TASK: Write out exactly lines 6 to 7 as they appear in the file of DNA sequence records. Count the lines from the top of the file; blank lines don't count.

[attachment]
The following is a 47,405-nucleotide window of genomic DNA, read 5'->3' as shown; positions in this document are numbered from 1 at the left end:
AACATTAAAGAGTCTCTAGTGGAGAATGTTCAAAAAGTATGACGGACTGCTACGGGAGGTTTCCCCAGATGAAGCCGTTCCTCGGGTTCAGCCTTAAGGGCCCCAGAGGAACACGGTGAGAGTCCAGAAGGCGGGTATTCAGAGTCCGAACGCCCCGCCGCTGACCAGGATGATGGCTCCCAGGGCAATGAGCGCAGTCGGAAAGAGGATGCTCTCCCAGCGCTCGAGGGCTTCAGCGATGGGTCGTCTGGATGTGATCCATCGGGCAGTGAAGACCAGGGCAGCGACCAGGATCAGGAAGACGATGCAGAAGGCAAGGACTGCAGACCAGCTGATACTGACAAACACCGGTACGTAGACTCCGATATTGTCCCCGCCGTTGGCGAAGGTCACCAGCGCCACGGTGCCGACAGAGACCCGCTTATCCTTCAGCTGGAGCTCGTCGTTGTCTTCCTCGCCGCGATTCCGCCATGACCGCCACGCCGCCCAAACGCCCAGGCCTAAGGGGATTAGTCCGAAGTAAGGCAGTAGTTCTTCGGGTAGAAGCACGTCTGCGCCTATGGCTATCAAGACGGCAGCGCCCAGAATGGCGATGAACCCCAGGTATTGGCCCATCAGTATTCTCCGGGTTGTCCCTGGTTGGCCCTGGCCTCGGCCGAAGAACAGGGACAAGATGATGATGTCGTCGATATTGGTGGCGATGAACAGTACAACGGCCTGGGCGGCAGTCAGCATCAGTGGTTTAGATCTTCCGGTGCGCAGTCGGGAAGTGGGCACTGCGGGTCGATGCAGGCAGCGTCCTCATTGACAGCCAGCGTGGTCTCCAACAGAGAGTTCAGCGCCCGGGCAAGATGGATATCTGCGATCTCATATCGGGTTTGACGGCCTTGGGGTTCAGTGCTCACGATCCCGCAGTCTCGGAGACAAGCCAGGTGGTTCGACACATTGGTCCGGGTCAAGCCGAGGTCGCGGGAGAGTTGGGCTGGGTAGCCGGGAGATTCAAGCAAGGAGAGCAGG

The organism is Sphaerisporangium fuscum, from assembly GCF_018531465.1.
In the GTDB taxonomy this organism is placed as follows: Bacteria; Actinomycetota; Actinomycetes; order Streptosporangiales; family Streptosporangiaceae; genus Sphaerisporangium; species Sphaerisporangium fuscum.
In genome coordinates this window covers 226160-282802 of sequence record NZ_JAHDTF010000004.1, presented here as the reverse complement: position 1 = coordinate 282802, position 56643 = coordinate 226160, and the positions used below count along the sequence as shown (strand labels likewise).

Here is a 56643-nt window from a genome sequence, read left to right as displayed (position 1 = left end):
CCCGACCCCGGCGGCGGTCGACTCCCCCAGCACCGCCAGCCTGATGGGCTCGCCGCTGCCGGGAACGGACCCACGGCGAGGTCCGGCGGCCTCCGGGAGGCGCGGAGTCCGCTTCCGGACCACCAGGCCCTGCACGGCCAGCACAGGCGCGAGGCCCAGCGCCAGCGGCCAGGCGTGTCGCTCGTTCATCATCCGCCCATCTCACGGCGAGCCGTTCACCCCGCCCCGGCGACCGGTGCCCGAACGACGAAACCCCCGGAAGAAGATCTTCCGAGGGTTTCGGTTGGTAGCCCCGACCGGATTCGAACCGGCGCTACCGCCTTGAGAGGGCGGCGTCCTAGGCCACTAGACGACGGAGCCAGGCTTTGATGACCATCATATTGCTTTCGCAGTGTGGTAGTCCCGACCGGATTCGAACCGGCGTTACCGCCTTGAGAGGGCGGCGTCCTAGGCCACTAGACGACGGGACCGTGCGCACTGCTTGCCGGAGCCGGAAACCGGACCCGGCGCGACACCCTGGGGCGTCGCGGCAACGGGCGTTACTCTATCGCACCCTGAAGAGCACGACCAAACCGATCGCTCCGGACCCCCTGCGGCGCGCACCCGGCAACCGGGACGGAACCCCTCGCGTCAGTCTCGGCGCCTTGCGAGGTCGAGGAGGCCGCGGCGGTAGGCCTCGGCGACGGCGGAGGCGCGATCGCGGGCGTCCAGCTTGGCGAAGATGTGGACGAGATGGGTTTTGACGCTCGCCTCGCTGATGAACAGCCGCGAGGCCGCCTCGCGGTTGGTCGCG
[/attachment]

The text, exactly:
Here is a 56643-nt window from a genome sequence, read left to right as displayed (position 1 = left end):
CCCGACCCCGGCGGCGGTCGACTCCCCCAGCACCGCCAGCCTGATGGGCTCGCCGCTGCCGGGAACGGACCCACGGCGAGGTCCGGCGGCCTCCGGGAGGCGCGGAGTCCGCTTCCGGACCACCAGGCCCTGCACGGCCAGCACAGGCGCGAGGCCCAGCGCCAGCGGCCAGGCGTGTCGCTCGTTCATCATCCGCCCATCTCACGGCGAGCCGTTCACCCCGCCCCGGCGACCGGTGCCCGAACGACGAAACCCCCGGAAGAAGATCTTCCGAGGGTTTCGGTTGGTAGCCCCGACCGGATTCGAACCGGCGCTACCGCCTTGAGAGGGCGGCGTCCTAGGCCACTAGACGACGGAGCCAGGCTTTGATGACCATCATATTGCTTTCGCAGTGTGGTAGTCCCGACCGGATTCGAACCGGCGTTACCGCCTTGAGAGGGCGGCGTCCTAGGCCACTAGACGACGGGACCGTGCGCACTGCTTGCCGGAGCCGGAAACCGGACCCGGCGCGACACCCTGGGGCGTCGCGGCAACGGGCGTTACTCTATCGCACCCTGAAGAGCACGACCAAACCGATCGCTCCGGACCCCCTGCGGCGCGCACCCGGCAACCGGGACGGAACCCCTCGCGTCAGTCTCGGCGCCTTGCGAGGTCGAGGAGGCCGCGGCGGTAGGCCTCGGCGACGGCGGAGGCGCGATCGCGGGCGTCCAGCTTGGCGAAGATGTGGACGAGATGGGTTTTGACGCTCGCCTCGCTGATGAACAGCCGCGAGGCCGCCTCGCGGTTGGTCGCG